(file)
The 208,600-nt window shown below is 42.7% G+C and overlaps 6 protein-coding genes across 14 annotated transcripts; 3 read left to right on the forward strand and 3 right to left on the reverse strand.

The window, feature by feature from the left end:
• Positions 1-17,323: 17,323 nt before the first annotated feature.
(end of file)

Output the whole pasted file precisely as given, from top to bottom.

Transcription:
The 208,600-nt window shown below is 42.7% G+C and overlaps 6 protein-coding genes across 14 annotated transcripts; 3 read left to right on the forward strand and 3 right to left on the reverse strand.

The window, feature by feature from the left end:
• Positions 1-17,323: 17,323 nt before the first annotated feature.